Trudeau was elected in 2015, replacing whatshisname Rick Madonik/Toronto Star via Getty Images

September 20, 2021   5 mins

We Canadians are inordinately concerned with what the rest of the world thinks about us. Perhaps this is because, as Mordecai Richler said, Canada is “not so much a country as a holding tank filled with the disgruntled progeny of defeated peoples”. With so many of our ancestors having had to move away from wherever they came from, we are unusually keen to prove to the folks back in the old country that we’ve made it.

Of course, just as no one outside of Britain actually thinks that the NHS is “the envy of the world”, the truth is that most people don’t care much about Canada at all. It’s big, it’s there, but what happens in Canada tends to stay in Canada, unless it’s some self-parodic video about Canadian niceness. In fact, when it comes to Canadian politics, even Canadians tend to find Canada boring, which is why at one point only 8% of them could correctly name our head of state, which suggests a population not gripped by the country’s affairs (the answer, of course, is a familiar one).

Thus, Justin Trudeau’s accession to the premiership in 2015, and the short but fawning bout of international media coverage that it generated, was taken by many Canadians as welcome evidence that we still mattered to foreigners. As a then-recent expat, I have painful memories of earnest Canadian students explaining to their half-interested British friends how Trudeau would restore Canada’s international reputation which had been tarnished by his predecessor, then having to explain who this wicked predecessor was (go on, reader, can you name him?)

The day after his victory, Mr Trudeau, never one for using an under-statement where a hubristic over-statement would do, told the world that “On behalf of 35 million Canadians, we’re back.” And when Donald Trump was elected to the American presidency the following year, our prime minister was even floated briefly as the “new leader of the free world”, something not even his father managed, no matter how many times he hugged Fidel Castro.

Now, as Canada enters the final days of its third federal election in six years, there is no more of that. It’s hard to say when Mr Trudeau went from international golden boy to punch-line to an unfunny joke: was it the novelty socks? Was it his fancy dress-wearing and terrorist-hosting trip to India? Was it the blackface? Was it his groping of a woman? Was it him dressing down a woman who had said “mankind” instead of “peoplekind”?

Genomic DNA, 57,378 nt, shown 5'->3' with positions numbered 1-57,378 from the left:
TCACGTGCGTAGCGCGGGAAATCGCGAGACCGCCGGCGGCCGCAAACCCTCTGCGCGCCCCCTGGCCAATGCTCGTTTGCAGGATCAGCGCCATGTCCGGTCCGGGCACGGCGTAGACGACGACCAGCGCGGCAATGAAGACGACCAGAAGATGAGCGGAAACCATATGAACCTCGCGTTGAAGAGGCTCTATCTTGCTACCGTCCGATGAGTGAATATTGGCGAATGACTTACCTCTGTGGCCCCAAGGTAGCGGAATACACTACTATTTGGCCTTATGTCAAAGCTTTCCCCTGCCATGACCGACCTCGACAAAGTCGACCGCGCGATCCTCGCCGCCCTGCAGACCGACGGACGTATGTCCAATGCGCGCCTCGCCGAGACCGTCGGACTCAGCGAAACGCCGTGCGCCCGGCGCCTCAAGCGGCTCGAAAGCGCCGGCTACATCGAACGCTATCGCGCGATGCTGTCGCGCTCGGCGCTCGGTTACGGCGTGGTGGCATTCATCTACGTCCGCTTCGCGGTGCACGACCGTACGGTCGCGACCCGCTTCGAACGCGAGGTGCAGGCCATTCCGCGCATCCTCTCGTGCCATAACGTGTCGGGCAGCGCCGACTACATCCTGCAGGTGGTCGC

And those are only the scandals the rest of the world cared about. For every instance of over-enthusiasm in the makeup and wardrobe department, there was a corresponding ethics scandal, or possible attempt to pervert the course of justice, or political prosecution of a senior military leader, or coverup of sexual assault, or
 you get the idea. Mr Trudeau might come across as a naïf on the international stage, but he is the heir to a Liberal Party whose ruthlessness and ability to distribute the right amount of patronage and pork barrel to the right provinces has made it into one of the Western world’s most successful political organisations.

Still, there were moments during the campaign when one wondered if he had lost his political skills, honed since he was a little boy on his father’s knee. For one thing, he never managed to explain to voters why, after promising again and again that he would not call a snap election in the middle of a pandemic, he did exactly that. Confronted with the question, the best he could do was to say that this was Canada’s most important election since 1945, whatever that meant (students of history will remember that the 1945 election was in fact one of the less important in Canadian history, but there are very few of those people in Canada).